Sure, it's funny for about five seconds to hear a little old lady struggle with saying "bowel movements" and "take off your shirt" (she’s a doctor learning phrases she’ll need to communicate with foreign patients). But the job she does, the life she's led and her determination to learn shouldn't be dismissed on the level of toilet humour. All these people learning English – they deserve better than this.

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I got my shots

Like a good germ-fearing person, I betook myself on Monday to Tan Tock Seng Hospital's Travellers' Health and Vaccination Clinic, where the nurse informed me that for Vietnam, the following shots were recommended:
  • Tetanus
  • Typhoid
  • Influenza
  • Hepatitis A & B
  • Japanese encephalitis
  • Rabies
At which point I wondered if there wasn't some kind of cap on the number of shots one could get at one go, because seriously? Owwwww.

As it turned out, before you get the Hepatitis A & B jabs, they test your blood to see if you're a carrier (or something like that lah, I'm honestly not too clear on the medical details). So no shots for that yesterday. I also declined the rabies and Japanese encephalitis shots, on the grounds that I plan to flee from any animals that might attack me and that Japanese encephalitis seems kind of rare, compared to dengue, malaria and the like.

(If I'm being egregiously ignorant, feel free to point it out in the comments. It just seemed like getting that many shots were overkill. Yes, this is how my brain works when it comes to medical decisions.)

So at the end of the session, I got tetatnus, typhoid and flu jabs, one in my right arm and two in my left, after which I went for a Pilates class that involved putting some amount of weight and strain on my shoulders, so for the rest of the evening, my upper arms were a little sore.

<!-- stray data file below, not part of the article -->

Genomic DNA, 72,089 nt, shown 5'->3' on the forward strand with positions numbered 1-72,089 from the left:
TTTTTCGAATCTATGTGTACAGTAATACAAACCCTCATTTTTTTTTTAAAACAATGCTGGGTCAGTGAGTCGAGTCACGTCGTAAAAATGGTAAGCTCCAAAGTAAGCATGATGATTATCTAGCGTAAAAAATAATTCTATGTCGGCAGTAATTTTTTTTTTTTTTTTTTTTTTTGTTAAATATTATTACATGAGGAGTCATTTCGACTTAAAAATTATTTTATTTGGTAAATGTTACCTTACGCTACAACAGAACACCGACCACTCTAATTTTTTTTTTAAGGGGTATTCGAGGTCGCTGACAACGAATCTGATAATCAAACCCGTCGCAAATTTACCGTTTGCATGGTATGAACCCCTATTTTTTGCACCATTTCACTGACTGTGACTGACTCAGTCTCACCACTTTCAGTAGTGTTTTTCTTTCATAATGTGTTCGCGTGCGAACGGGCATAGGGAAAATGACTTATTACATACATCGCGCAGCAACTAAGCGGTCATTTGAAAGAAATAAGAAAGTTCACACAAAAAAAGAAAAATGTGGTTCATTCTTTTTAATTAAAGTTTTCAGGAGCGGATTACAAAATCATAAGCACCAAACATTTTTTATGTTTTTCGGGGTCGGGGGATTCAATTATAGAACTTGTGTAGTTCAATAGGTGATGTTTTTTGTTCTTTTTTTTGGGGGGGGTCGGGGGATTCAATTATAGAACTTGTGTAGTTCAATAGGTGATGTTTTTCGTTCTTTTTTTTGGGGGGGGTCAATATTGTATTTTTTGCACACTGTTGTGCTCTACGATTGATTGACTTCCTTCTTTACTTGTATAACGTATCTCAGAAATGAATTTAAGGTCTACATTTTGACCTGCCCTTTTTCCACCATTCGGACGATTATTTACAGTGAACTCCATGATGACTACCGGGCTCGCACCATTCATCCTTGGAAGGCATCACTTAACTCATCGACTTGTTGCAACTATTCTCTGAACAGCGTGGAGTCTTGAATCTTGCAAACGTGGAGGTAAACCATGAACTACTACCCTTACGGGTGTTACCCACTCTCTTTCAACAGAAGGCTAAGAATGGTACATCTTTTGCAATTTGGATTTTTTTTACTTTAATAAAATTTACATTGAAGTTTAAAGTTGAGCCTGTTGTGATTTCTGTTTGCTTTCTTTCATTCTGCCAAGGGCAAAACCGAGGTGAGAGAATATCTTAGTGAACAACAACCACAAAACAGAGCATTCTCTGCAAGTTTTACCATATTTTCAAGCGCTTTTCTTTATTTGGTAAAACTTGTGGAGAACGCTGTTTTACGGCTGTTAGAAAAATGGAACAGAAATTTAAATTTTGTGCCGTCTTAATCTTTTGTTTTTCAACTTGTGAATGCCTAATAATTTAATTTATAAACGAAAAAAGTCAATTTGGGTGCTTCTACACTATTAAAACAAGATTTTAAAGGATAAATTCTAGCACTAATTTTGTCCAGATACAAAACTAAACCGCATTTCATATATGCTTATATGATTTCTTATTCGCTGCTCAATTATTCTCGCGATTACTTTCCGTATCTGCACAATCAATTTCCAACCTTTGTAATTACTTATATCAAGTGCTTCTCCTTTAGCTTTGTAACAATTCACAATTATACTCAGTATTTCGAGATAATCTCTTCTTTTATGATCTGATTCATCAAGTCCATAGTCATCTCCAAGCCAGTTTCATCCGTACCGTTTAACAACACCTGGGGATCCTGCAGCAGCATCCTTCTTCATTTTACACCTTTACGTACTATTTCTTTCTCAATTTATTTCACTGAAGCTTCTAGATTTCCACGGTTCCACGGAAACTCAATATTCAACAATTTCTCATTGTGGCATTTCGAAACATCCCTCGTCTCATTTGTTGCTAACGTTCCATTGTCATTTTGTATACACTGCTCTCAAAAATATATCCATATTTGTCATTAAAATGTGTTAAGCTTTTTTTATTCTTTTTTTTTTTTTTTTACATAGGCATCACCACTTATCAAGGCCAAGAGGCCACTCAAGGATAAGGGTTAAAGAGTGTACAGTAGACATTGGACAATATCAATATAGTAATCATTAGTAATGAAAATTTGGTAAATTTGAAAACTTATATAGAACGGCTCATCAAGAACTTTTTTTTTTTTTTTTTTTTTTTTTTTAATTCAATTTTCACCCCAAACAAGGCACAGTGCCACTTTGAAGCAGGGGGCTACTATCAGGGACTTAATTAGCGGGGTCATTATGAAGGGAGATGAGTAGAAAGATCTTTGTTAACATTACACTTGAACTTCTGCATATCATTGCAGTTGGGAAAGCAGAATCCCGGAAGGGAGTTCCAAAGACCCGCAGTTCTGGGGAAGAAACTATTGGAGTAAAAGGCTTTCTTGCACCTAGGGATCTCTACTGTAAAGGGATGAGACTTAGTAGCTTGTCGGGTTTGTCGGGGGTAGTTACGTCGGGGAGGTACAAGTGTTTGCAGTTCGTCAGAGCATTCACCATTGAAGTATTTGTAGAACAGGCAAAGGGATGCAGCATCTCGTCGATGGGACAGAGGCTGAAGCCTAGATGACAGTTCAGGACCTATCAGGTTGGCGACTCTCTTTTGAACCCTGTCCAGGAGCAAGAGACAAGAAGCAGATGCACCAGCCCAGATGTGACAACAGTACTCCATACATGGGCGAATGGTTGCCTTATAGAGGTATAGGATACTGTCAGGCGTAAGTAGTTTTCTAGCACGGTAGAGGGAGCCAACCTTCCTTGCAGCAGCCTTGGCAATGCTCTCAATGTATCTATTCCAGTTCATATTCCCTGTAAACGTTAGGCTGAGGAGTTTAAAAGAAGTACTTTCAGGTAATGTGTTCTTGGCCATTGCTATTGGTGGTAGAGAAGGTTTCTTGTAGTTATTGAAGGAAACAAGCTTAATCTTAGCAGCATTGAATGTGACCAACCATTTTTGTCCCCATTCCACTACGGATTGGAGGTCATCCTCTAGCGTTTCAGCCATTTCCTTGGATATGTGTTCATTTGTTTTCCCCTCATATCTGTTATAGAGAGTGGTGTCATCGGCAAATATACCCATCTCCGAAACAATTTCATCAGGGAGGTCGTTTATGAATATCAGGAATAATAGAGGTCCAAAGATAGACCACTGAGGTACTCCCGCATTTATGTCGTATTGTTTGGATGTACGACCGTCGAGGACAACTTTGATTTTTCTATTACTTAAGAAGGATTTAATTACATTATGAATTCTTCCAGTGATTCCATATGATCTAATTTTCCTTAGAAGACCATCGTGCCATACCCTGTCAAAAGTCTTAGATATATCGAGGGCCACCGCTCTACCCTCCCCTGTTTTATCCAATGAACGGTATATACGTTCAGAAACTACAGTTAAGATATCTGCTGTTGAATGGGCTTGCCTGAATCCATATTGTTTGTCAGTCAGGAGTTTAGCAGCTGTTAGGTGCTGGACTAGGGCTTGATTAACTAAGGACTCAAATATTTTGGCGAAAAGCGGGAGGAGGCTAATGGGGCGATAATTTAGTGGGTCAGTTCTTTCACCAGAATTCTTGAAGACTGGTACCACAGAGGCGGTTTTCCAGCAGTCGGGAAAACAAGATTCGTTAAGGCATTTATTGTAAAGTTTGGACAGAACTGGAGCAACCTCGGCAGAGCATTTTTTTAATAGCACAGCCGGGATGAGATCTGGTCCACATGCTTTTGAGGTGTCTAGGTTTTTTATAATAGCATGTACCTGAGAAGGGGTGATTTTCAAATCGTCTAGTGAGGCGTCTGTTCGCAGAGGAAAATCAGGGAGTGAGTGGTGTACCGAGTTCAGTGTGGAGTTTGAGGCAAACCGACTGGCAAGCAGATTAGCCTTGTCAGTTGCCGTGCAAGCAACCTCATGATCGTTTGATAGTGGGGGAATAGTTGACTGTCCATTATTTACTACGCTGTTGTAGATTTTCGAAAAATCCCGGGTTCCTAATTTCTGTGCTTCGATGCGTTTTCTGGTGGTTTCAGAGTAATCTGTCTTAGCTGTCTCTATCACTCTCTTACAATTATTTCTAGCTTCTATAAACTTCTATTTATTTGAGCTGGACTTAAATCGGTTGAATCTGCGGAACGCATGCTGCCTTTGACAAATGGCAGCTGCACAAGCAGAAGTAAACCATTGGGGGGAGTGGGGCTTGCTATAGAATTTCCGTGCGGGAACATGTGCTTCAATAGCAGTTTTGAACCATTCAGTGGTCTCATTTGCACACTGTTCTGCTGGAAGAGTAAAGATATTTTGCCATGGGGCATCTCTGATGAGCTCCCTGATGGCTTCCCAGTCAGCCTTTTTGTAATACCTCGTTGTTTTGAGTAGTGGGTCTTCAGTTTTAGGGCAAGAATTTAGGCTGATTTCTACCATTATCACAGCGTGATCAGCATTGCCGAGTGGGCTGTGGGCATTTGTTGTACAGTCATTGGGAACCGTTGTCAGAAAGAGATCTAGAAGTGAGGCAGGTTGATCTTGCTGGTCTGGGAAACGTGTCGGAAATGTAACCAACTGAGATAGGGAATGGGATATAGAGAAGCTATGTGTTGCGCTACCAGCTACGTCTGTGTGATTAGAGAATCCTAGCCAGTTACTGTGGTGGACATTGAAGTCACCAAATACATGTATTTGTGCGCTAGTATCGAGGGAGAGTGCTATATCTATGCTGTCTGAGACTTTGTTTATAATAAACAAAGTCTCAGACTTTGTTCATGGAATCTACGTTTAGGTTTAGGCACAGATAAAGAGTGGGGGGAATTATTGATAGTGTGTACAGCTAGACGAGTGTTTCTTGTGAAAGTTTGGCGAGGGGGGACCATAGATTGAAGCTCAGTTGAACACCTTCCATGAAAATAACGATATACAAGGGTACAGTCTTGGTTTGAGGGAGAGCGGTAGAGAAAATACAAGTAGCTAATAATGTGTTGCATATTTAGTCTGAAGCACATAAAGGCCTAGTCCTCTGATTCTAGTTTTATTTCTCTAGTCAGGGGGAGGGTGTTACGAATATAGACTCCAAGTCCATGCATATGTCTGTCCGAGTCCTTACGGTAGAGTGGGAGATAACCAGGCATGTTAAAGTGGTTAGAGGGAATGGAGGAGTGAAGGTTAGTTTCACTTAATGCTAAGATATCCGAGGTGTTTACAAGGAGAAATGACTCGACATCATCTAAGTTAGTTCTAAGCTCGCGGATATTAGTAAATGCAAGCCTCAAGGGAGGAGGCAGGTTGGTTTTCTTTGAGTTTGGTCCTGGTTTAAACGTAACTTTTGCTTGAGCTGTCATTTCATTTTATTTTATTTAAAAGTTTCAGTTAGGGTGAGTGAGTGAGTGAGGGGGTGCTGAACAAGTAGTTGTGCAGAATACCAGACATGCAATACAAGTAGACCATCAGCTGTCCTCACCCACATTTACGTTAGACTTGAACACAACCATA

Fortunately, I had a Very Nice Dinner waiting for me.

Quite the spread

It's amazing what one lovely host can put together with five guests who chip in with wine and bounty from Cold Storage. I had cheese and dip and wine till I was ready to fall asleep in my chair, but not before we talked of Facebook and Indonesia and more Facebook (seriously, six adults, mostly in their thirties, sitting around with red wine, talking about Facebook).

There is a story yet to come about the anti-malarial pills, but that will wait till tomorrow.

Related post: Like a lost backpacker

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Muzzled or misdirected?

Among today's news reads I found a Salon article rounding up the Olympics, "What I couldn't write in China". Among its conclusions:
... it [China] has also figured out the most modern means of efficient repression. Better than muzzling those with dangerous thoughts is creating a populace so focused on personal goals and consumerism that they have nothing to say in the first place.
I think that observation could as easily apply to Singapore.



An airport run

I didn't leave Singapore today, but I got to nose around the public areas of Changi Airport's Terminal 3 while killing time with G-man and the friend who was catching a flight. Terminal 3 feels strangely a little welcoming than Terminal 2, which has always struck me as rather cold. Maybe it's all the attempts to "green" the terminal and bring a little of the "garden city" into an industrial-sized space.

Waiting in line

What Terminal 3 is really good at is introducing people to all of Singapore's retail and dining chains. I spotted signs for Crystal Jade, TCC, The Coffee Bean and Tea Leaf, Coffee Club, Watson's and, of course, NTUC. The one that threw me off was Harris, but G-man told me the bookstore's owned by the Popular group.


Test post from Posterous

Let's see if this works and if the post appears in the Blogger back-end too.

Posted by email from tym's posterous


Hamlet (Facebook News Feed edition)

I always means to read more McSweeney's and then I don't, until Cowboy Caleb provides this awesome link to "Hamlet (Facebook News Feed edition)". An excerpt: